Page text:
While I haven’t yet determined whether people cast on reality shows simply cry more than the rest of humanity or if it's the fact that they’re being televised that makes their eye ducts pump out more fluid, but weeping definitely makes the reality TV world go 'round.

It’s certainly de rigeur on "Top Model," where the casting directors seem to value a girl’s potential to create havoc and cry over, say, her potential to be a top model. And, as always, they hit the mother lode on this episode — a.k.a., the one where a perfectly-put-together-but-still-approachable Tyra takes each girl aside and pretends to care about her drama while telling thinly-veiled stories about people who were cruel to her when she started out.

Rest assured, our girls did not disappoint.

We only got to see five of them in action and four — all but Michelle, who had an emotionally draining week, what with coming out to the world and all — gave Tyra the kind of blubbering that her self-confessed role model Oprah would surely have appreciated.

On the "Project Runway" finale, Jeffrey wept the tears of the falsely-accused-and-then-vindicated, and while sweet little Ule seemed quite moved by that, I stopped supporting Jeffrey sometime around the time that he tormented the mother of his fellow contestant. Yet the tears that provoked a hardened soul like myself to get a little misty-eyed were those of Tim Gunn. Such a mensch, that one. You’d think that by season three, he’d be a bit blasé about the finalists going to Bryant Park, but no. And perhaps because he’s as genuine and natural as Tyra is stiff and phony, watching him get choked up made me feel less jaded — at least until someone else, say someone who ended up winning despite his cruelty toward mothers, appeared on the screen.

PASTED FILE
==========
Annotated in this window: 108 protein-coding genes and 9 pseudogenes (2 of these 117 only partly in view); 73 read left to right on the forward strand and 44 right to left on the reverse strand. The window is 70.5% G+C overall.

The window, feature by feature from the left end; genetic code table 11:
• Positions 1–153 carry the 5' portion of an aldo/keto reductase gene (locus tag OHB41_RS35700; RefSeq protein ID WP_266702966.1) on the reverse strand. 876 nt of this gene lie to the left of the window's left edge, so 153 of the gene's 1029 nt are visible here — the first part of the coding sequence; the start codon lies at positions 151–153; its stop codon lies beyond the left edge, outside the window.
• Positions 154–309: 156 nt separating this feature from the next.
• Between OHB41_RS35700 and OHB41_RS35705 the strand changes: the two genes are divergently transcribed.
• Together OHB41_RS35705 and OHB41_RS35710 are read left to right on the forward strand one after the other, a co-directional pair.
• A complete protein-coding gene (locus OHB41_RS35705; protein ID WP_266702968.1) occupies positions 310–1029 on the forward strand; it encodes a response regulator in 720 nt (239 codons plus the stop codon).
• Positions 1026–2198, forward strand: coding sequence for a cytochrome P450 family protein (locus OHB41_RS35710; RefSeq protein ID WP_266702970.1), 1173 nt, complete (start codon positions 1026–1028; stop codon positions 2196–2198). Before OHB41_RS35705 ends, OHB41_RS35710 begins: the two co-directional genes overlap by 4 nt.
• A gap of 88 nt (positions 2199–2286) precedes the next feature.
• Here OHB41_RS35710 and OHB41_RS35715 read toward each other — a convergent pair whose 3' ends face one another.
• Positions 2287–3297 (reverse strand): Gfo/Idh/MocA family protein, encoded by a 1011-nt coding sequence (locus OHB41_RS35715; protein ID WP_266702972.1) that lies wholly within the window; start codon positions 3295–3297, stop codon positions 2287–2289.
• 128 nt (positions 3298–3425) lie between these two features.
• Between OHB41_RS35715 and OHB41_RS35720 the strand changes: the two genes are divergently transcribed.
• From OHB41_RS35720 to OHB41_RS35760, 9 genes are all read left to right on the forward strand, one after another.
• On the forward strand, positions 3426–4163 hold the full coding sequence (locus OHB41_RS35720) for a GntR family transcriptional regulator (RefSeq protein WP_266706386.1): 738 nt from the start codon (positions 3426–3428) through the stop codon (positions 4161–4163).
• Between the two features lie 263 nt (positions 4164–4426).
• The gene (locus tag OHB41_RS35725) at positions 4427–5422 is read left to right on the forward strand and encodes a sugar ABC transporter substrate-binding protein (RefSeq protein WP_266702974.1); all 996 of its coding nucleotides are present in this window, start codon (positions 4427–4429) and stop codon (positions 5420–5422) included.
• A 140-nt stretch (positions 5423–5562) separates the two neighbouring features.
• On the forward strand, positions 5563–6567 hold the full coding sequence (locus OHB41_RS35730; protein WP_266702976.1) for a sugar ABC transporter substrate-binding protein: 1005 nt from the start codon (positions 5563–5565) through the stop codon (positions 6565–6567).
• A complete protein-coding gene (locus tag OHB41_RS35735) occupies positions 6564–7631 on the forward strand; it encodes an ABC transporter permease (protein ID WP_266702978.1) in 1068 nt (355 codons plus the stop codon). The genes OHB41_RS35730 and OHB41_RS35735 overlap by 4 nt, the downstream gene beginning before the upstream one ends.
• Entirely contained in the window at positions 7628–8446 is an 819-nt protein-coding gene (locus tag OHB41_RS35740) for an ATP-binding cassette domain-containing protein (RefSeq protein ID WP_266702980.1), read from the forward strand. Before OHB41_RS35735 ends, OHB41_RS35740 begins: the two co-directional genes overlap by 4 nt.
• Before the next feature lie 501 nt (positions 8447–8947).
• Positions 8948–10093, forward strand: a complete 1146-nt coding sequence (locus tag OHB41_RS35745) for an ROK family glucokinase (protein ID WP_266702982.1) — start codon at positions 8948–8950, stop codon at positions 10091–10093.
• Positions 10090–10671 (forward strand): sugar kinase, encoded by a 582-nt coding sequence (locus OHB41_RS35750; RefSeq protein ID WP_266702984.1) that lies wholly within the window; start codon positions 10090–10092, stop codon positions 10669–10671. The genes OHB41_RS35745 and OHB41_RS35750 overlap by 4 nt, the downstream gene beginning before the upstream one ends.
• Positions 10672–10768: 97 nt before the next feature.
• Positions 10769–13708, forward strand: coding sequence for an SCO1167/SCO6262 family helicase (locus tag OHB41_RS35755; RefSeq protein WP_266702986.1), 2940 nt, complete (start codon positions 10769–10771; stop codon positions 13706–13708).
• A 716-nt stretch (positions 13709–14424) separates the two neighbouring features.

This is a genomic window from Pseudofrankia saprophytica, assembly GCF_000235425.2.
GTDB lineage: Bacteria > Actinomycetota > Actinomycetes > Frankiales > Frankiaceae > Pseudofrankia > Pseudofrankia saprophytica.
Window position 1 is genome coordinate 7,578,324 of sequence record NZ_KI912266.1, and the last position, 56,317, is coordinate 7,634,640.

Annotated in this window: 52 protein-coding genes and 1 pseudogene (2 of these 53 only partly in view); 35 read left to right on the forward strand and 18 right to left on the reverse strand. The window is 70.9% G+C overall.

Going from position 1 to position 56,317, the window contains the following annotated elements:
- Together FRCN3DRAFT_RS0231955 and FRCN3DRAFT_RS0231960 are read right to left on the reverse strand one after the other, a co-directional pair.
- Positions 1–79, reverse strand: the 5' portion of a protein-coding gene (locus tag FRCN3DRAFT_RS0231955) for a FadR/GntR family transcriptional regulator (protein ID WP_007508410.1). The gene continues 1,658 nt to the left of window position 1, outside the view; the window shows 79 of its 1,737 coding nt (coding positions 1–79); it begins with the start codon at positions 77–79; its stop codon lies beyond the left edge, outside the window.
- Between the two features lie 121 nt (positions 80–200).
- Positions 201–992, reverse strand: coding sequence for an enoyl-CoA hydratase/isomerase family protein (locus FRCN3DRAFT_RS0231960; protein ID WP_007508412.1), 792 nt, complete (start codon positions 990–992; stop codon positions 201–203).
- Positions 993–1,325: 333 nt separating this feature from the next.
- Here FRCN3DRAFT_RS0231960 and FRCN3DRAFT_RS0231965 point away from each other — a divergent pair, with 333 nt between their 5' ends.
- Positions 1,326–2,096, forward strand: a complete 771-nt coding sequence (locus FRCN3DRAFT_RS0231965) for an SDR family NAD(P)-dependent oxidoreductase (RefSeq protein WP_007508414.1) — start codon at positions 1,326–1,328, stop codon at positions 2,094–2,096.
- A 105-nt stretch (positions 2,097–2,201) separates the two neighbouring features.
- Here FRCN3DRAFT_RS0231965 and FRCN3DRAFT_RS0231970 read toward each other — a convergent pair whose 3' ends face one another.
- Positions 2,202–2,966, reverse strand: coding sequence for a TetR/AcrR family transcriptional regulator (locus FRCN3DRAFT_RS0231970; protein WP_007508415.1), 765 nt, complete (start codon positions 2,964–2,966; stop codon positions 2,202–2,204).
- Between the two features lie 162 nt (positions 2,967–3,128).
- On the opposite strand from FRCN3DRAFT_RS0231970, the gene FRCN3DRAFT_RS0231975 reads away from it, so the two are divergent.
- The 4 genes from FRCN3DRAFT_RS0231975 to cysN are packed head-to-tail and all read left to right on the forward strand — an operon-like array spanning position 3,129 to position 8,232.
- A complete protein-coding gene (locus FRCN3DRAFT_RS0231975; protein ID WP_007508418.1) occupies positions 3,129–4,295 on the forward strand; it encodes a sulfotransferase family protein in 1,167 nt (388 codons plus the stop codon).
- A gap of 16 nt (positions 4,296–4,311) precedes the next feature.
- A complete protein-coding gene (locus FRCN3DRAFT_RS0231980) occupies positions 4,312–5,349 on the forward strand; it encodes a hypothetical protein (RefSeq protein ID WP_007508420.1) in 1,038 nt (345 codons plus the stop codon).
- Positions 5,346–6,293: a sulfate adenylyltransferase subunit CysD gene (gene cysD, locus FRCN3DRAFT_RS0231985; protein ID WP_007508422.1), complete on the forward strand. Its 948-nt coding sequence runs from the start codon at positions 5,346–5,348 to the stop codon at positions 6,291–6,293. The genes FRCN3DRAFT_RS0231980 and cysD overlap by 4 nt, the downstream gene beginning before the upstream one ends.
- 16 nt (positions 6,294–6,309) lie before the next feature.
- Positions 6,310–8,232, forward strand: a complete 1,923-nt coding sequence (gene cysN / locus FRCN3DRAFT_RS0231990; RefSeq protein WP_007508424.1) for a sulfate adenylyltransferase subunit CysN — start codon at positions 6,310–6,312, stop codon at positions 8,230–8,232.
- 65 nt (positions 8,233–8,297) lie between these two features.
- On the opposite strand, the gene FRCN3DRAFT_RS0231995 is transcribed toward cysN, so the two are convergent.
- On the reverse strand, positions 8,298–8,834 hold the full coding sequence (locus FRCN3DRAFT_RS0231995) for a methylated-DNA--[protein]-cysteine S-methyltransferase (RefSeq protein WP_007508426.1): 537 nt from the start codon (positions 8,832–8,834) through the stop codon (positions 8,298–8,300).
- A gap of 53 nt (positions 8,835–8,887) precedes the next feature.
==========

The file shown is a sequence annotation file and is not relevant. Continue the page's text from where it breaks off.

As any "Survivor" fan knows, getting the type of person who willingly surrenders to starvation, filth and backstabbing to sob isn’t all that easy, and the two that were eliminated this week didn’t so much as sniffle after being essentially lied to and rejected by their tribe mates. I nevertheless saw some shiny eyes as they each took the passive-aggressive high road — Cao Boi by explaining with that sort of scary smile of his that the fellow Asians betrayed him, and Cristina by cavalierly mentioning some “really awful” people she met who she clearly blamed for her demise.

On "Dancing with the Stars," meanwhile, all the contestants got to stay. How much do you want to bet that Jerry Springer wept off-camera once he fully accepted the fact that he still had to whoop it up on the dance floor?

Anna David has been on staff at Premiere and Parenting magazines and wrote a sex and relationship column for Razor. She’s done celebrity cover stories, first-person essays and reported pieces for The L.A. Times, Vanity Fair, Cosmo, People, Us Weekly, Redbook, Self, Details, Stuff, TV Guide, Women’s Health, Ocean Drive, Vegas, The Saturday Telegraph, Esquire UK, Teen Vogue, Variety, The New York Post, LA Confidential, Distinction, Calabasas, Tatler (Hong Kong), King, Fade In, Emmy and Maxim, among others.

She’s the sex expert on G4’s Attack of the Show, appears regularly on Reality Remix (FOX's Reality Network) and the "Today" show and has also been on "The Best Damn Sports Show Period," "The Other Half," "Cold Pizza," "The Modern Girl’s Guide to Life," CNN, E!, and VH1. Her first novel, "Party Girl," is coming out in July 2007 from Regan Books (HarperCollins).